Other Areas of Law

Rex P. Fennessey, Esquire

Alford plea to sex offense followed by suspended imposition of sentence qualifies as “conviction” under federal Sex Offender Registration and Notification Act, which provides independent registration requirement for sex offenders. John Doe v. Colonel Keathley, No. 72121 (Mo. App. W.D., April 26, 2011), Ahuja, C.J.

John Doe entered an Alford plea to sex abuse in the first degree, was given a suspended imposition of sentence and placed on probation. Doe registered as a sex offender upon the passage of Missouri’s Sex Offender Registration Act (“SORA”), Sections 589.400 to 589.425, RSMo. Following the Missouri Supreme Court’s decision in Doe v. Phillips, 194 S.W.3d 833, 852 (Mo. banc 2006) - which found SORA’s registration requirement violative of the Missouri Constitution’s prohibition against “retrospective laws” when applied to offenders convicted before its enactment - Doe filed a petition seeking  to be free of SORA’s registration requirements. Col. Keathley conceded that SORA did not require Doe to register, but argued that the federal Sex Offender Registration and Notification Act (“SORNA”), 42 U.S.C. Sections 16901-16929, independently required registration. SORNA defines “sex offender” as an “individual who was convicted of a sex offense.”  SORNA does not define “convicted” or indicate whether state or federal law should determine whether an individual has been “convicted.” The trial court found that, under Missouri law, Doe’s Alford plea did not constitute a conviction under SORNA. Col. Keathley appealed.

 Reversed. The Western District held that federal, not state law, controls whether an individual has been “convicted” for purposes of SORNA, reasoning that, absent statutory language to the contrary, federal statutes are intended to be uniform nationwide; and that conflicting state interpretations of “convicted” would defeat this goal. The court then turned to the question of whether Doe’s Alford plea, which was followed by a SIS and probation was a “conviction” under federal law. Interpreting federal decisions which indicate that a guilty plea standing alone is a “conviction,” it determined that Doe’s plea constituted a “conviction” for purposes of SORNA.

Stayed contempt orders become final for purposes of appeal when (1) the contemnor is actually incarcerated, or (2) a court takes evidence to determine whether the contemnor has purged the contempt. Lack of evidence in the record of knowing, voluntary, intelligent waiver of counsel by contemnor facing incarceration requires reversal. Carothers v. Carothers, No. 91160 (Mo. banc May 17, 2011), Wolff, J.

Following dissolution of their marriage, Pamela and Dennie Carothers split custody of their three children. Pamela failed to make support payments to Dennie as ordered, and Dennie filed a motion for contempt. On January 12, 2010, the circuit court held a hearing on the contempt motion. Pamela appeared pro se. The Court entered a judgment of contempt and ordered Pamela to be incarcerated until the contempt was purged, but stayed its order until January 25, 2010 to permit Pamela an opportunity to purge the contempt. The warrant of commitment was not issued until February 1, 2010, and was not served on Pamela. On February 11, 2011, Pamela’s newly retained counsel filed a notice of appeal of the January 12 judgment; which was dismissed.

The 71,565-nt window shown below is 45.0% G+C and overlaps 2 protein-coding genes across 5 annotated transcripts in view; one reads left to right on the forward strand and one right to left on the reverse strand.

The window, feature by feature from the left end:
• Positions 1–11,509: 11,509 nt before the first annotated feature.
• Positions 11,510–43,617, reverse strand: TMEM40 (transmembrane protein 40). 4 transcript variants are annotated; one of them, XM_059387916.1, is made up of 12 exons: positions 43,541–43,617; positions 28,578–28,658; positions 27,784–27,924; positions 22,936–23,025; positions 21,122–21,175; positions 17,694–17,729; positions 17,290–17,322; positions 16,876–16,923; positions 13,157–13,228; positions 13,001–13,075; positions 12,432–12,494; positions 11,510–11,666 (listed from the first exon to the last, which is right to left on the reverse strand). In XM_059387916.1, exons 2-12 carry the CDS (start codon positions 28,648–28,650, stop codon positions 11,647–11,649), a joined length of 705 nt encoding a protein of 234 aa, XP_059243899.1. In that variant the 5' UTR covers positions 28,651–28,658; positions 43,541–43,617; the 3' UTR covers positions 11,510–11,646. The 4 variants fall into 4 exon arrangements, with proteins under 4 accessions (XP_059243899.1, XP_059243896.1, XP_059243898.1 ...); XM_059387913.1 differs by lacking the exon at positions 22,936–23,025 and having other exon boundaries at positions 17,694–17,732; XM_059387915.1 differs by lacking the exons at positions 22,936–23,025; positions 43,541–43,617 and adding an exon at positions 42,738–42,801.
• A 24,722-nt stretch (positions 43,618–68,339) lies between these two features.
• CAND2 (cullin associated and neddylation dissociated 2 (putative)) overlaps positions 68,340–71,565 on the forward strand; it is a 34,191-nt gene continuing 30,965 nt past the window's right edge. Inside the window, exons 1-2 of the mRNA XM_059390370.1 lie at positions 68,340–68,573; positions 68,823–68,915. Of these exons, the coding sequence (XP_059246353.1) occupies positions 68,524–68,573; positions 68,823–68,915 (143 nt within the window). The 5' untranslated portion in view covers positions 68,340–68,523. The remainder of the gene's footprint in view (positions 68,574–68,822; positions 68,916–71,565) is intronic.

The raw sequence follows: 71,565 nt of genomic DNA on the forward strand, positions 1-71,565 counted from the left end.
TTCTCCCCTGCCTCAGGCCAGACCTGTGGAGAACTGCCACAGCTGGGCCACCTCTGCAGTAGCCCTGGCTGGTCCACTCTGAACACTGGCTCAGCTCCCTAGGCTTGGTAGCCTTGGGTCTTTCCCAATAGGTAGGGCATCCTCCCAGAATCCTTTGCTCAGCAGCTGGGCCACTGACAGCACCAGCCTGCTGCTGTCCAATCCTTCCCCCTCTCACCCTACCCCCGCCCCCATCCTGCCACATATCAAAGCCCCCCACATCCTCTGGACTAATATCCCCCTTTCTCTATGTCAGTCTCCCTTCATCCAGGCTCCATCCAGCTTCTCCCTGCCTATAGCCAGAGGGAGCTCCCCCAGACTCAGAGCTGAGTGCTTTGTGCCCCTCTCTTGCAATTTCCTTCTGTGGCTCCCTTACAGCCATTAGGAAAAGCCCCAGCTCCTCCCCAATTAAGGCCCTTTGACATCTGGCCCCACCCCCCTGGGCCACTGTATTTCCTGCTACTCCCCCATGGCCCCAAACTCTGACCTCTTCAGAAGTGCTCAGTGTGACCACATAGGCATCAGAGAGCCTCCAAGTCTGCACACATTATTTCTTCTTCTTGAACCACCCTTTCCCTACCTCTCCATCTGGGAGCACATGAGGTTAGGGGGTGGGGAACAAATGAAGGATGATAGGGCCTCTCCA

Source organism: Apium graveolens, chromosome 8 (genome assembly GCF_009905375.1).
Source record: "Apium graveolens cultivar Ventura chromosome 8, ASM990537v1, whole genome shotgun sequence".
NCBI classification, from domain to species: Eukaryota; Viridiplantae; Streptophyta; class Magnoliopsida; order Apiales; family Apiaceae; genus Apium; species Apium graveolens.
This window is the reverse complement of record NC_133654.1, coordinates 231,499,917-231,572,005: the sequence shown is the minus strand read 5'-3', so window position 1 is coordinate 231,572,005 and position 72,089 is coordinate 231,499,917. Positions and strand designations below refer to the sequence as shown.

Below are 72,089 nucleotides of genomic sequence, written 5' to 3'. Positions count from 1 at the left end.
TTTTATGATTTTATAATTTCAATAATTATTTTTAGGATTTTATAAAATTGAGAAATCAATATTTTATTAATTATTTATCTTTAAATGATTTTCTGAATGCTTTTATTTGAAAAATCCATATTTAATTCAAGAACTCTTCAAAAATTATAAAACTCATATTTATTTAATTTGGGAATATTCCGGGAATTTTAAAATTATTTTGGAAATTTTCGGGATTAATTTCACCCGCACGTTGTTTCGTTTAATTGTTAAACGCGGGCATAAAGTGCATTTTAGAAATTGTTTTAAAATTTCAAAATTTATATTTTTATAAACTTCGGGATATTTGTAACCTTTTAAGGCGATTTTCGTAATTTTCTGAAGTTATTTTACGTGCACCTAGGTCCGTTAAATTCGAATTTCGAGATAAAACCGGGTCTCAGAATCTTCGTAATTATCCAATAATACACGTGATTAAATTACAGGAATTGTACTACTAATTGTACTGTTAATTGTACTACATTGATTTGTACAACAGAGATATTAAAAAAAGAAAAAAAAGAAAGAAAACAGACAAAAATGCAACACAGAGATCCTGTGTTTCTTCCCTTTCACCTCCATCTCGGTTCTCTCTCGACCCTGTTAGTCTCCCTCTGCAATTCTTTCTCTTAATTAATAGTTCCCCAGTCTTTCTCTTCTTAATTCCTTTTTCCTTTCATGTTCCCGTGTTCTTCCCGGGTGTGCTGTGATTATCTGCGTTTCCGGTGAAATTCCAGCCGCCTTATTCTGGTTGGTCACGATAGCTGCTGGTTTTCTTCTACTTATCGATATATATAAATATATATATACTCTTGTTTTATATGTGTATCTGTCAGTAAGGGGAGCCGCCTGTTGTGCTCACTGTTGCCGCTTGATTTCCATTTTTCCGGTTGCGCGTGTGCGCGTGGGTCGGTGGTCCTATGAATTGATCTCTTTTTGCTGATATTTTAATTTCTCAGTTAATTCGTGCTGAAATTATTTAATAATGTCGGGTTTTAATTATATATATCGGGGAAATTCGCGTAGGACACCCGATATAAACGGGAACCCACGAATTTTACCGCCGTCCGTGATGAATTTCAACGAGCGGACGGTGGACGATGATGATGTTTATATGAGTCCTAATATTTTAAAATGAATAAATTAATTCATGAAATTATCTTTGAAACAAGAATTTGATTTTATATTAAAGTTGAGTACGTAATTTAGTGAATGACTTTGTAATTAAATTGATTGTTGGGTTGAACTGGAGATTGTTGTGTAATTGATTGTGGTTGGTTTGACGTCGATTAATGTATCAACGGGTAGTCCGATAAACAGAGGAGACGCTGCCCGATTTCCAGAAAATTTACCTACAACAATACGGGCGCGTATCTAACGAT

Pamela and Dennie (both represented) appeared before the circuit court again on March 31, 2010. Pamela was served with the warrant of commitment and was taken into custody. On April 6, 2010, Pamela’s counsel filed another notice of appeal. The appeal was dismissed as untimely. The Supreme Court granted transfer.

 Reversed and remanded. The Supreme Court first considered the timeliness of Pamela’s appeal. A civil contempt order is appealable once it is “final.”  An order is not final until it is “enforced.”  The Court stated that, ordinarily, an order of contempt that has been stayed has not been “enforced” and is therefore not final for appeal purposes. However, the Court adopted the Western District’s opinion in Emmons v. Emmons, 310 S.W.3d 718 (Mo. App. 2010), and held that stayed contempt orders were final for appeal purposes when (1) the contemnor is actually incarcerated on the stayed warrant of commitment, or (2) the trial court takes evidence to determine whether contempt has been purged and then reissues a warrant of commitment. Under this reasoning, the Court held that the trial court’s contempt order became final for appeal purposes on March 31, 2010 when Pamela was incarcerated. Thus Pamela’s April 6, 2010 appeal was timely.

The Court then turned to the question of whether Pamela was properly advised of her right to counsel at the contempt proceedings. Finding a lack of evidence in the record to support a knowing, voluntary and intelligent waiver of such right by Pamela, it found the circuit court erred in not advising Pamela of her right to counsel; and therefore reversed the contempt judgment.

: Judge Fischer filed a concurring opinion which expressed concern that the Court’s opinion would continue to create confusion concerning when a civil contempt judgment has been enforced. He favored adoption of the traditional rule: that civil contempt judgments be considered enforced – and therefore final and appealable – when the contemnor is actually incarcerated.

Clients have a fundamental right to freely choose their counsel. Missouri follows the “modern rule” which holds that discharged attorneys are not permitted to recover under the previous contingent fee contract, but only the reasonable value of services provided. Once the firm’s contingent fee contract is terminated by the client by entering into a subsequent contingent-fee contract with another law firm, the only asset of the dissolved law firm is its right to recover the reasonable value of the services it rendered. Welman, et al. v. Parker, No. 30016 (Mo. App. S.D., November 19, 2010), Lynch, P.J.